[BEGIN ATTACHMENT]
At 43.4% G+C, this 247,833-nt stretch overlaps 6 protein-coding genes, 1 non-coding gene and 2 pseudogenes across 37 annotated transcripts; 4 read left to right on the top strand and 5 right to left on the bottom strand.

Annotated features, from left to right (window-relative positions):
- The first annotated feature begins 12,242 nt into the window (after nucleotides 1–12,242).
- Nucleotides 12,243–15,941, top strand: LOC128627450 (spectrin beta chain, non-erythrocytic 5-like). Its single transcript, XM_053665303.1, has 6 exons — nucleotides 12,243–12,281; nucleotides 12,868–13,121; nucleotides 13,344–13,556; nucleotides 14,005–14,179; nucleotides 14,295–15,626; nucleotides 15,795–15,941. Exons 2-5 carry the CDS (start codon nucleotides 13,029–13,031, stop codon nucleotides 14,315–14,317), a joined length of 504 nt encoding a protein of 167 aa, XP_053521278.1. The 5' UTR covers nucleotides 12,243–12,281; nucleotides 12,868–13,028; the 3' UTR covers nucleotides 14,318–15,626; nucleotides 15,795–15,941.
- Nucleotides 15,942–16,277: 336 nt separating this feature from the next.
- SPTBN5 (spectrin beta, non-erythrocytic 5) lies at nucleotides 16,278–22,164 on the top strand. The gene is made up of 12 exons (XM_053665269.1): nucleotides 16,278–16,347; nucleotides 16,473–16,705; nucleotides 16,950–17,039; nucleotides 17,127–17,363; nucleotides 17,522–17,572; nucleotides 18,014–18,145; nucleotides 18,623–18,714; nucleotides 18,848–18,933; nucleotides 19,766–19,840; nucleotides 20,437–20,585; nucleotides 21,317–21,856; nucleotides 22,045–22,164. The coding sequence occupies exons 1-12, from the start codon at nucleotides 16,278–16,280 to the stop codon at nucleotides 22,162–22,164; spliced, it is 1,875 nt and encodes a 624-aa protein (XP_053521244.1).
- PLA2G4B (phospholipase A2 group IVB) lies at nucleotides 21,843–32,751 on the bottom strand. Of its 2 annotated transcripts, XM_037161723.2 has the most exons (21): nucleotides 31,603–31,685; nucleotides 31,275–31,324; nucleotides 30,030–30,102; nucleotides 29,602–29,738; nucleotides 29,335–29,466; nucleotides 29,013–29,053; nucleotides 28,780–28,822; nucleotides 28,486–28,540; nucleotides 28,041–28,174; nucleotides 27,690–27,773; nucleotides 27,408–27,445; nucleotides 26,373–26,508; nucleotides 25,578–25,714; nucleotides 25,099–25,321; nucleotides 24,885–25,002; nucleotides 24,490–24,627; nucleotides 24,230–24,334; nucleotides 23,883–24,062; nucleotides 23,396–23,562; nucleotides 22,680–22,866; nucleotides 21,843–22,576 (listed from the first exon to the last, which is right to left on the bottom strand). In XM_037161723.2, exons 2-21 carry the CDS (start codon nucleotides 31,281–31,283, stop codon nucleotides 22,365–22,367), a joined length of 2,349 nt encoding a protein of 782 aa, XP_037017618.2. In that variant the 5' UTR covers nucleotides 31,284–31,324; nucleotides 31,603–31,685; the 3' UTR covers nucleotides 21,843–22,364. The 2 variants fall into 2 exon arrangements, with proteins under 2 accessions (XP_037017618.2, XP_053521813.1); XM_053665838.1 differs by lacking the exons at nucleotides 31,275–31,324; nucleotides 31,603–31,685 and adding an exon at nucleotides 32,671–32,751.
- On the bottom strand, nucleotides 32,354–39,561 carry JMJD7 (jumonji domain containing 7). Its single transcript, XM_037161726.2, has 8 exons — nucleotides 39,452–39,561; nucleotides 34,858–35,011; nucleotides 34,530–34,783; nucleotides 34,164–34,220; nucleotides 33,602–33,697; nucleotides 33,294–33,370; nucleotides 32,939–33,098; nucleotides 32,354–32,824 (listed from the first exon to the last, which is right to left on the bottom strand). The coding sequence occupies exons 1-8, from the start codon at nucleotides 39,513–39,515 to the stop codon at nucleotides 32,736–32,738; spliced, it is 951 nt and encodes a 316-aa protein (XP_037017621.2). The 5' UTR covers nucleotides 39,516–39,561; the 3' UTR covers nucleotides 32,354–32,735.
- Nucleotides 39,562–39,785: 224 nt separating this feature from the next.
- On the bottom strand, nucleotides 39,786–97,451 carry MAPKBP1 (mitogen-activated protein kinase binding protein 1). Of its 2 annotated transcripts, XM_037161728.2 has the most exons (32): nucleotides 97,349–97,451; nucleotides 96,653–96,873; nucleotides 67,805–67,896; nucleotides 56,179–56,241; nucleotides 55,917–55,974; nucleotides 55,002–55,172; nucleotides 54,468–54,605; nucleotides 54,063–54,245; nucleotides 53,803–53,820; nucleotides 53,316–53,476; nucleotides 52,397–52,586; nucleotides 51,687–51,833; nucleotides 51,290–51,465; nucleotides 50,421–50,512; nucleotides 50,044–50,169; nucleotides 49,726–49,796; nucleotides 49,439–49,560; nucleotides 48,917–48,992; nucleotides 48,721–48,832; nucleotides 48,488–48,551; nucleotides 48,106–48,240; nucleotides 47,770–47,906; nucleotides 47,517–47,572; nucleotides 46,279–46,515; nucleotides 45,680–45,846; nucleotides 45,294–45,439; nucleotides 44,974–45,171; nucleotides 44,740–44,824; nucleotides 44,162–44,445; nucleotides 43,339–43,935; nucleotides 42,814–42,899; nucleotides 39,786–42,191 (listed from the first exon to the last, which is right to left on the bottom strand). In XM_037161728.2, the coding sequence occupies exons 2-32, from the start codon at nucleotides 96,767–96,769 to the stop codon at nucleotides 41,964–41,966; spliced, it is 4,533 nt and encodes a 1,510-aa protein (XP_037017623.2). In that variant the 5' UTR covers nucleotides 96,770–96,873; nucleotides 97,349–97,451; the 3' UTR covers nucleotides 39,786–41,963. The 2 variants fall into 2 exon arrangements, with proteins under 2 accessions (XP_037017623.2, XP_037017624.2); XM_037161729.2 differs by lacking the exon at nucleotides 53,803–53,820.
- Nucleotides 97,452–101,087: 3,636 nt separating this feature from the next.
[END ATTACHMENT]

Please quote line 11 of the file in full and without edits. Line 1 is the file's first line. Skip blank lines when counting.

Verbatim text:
- Nucleotides 97,452–101,087: 3,636 nt separating this feature from the next.